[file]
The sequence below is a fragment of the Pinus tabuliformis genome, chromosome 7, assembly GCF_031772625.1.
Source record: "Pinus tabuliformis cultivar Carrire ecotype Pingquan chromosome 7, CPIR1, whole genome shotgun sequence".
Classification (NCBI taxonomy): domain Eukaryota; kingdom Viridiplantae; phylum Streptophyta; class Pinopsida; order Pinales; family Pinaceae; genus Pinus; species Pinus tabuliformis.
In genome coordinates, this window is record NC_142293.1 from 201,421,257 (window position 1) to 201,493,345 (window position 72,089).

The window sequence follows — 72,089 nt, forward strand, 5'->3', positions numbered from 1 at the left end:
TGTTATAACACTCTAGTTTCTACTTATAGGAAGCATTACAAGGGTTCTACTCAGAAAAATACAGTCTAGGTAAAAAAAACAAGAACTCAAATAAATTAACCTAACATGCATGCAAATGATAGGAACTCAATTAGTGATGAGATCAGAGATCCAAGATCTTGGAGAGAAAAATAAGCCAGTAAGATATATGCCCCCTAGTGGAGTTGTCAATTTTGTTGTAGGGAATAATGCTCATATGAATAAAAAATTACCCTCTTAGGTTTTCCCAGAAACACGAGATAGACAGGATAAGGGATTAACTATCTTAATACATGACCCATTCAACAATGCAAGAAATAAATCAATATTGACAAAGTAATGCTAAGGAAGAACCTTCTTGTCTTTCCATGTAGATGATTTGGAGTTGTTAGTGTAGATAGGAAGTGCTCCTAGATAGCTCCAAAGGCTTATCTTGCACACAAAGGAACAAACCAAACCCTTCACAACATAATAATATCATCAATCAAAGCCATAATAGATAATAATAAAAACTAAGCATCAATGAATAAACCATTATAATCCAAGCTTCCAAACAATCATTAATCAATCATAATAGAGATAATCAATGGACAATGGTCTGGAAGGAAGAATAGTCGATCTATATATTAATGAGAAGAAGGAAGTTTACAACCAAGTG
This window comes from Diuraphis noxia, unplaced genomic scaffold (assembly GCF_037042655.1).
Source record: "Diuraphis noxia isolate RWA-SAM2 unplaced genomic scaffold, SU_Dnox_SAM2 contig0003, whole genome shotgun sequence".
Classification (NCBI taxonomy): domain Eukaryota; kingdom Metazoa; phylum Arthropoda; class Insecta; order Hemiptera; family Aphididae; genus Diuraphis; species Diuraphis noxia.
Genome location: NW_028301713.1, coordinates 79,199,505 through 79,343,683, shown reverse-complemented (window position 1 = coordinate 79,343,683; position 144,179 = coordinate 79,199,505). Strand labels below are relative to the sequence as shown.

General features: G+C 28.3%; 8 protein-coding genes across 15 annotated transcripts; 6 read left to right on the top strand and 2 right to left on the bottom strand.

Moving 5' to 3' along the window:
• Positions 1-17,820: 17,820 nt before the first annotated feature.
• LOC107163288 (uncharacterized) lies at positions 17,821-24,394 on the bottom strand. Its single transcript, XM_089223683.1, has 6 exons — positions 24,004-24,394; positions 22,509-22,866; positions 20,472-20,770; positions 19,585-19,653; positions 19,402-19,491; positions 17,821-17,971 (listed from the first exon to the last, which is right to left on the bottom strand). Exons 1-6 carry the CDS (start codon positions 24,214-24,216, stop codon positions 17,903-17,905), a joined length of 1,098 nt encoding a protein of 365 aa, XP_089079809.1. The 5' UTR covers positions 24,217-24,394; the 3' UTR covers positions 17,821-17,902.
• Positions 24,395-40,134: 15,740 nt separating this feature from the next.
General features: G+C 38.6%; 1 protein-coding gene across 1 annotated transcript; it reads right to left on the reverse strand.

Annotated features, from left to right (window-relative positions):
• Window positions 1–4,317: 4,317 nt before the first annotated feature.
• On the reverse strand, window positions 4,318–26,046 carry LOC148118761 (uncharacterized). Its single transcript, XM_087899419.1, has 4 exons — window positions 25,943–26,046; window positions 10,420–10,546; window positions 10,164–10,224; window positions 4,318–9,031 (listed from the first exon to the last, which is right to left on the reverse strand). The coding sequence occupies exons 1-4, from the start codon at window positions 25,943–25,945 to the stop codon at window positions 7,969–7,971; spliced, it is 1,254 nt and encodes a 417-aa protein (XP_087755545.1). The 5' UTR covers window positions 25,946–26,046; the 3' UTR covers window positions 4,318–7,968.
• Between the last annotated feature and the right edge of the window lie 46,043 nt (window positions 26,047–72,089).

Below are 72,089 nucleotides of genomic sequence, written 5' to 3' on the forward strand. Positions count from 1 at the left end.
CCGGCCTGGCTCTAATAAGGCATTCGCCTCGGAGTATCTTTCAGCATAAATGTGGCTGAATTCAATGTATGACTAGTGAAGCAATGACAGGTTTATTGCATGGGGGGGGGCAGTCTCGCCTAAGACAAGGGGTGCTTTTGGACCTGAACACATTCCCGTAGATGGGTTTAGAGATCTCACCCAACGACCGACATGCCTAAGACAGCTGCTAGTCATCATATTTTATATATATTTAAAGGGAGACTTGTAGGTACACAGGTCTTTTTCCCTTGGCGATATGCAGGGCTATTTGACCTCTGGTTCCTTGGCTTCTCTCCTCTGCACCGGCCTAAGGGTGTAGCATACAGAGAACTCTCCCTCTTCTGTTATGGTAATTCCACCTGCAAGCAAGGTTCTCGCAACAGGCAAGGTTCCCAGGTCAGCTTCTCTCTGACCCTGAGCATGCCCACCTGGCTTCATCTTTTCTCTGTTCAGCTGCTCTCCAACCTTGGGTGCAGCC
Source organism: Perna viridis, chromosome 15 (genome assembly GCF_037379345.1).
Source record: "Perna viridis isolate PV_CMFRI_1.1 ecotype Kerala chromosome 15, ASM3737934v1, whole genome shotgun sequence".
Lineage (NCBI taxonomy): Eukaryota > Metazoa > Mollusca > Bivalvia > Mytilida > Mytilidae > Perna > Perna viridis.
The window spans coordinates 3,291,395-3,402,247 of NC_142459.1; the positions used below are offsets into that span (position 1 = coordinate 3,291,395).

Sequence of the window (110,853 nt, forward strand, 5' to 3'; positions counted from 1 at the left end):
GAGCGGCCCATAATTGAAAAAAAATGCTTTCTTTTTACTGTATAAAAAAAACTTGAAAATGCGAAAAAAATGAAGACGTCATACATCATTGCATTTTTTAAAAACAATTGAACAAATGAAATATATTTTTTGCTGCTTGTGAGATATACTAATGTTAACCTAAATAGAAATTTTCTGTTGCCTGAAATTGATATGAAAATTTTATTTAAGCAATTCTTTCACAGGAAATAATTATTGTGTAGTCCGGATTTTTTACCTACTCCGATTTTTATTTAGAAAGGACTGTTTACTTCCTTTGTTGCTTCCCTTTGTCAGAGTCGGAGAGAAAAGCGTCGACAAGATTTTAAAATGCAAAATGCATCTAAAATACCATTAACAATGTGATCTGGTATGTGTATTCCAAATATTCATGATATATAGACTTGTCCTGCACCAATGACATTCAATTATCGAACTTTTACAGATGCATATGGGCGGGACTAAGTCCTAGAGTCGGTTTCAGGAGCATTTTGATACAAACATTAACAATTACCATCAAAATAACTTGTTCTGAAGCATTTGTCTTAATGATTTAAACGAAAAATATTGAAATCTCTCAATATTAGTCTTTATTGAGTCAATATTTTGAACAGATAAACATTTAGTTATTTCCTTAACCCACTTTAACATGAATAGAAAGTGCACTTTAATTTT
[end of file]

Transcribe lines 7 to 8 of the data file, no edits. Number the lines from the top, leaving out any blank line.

This window comes from Diuraphis noxia, unplaced genomic scaffold (assembly GCF_037042655.1).
Source record: "Diuraphis noxia isolate RWA-SAM2 unplaced genomic scaffold, SU_Dnox_SAM2 contig0003, whole genome shotgun sequence".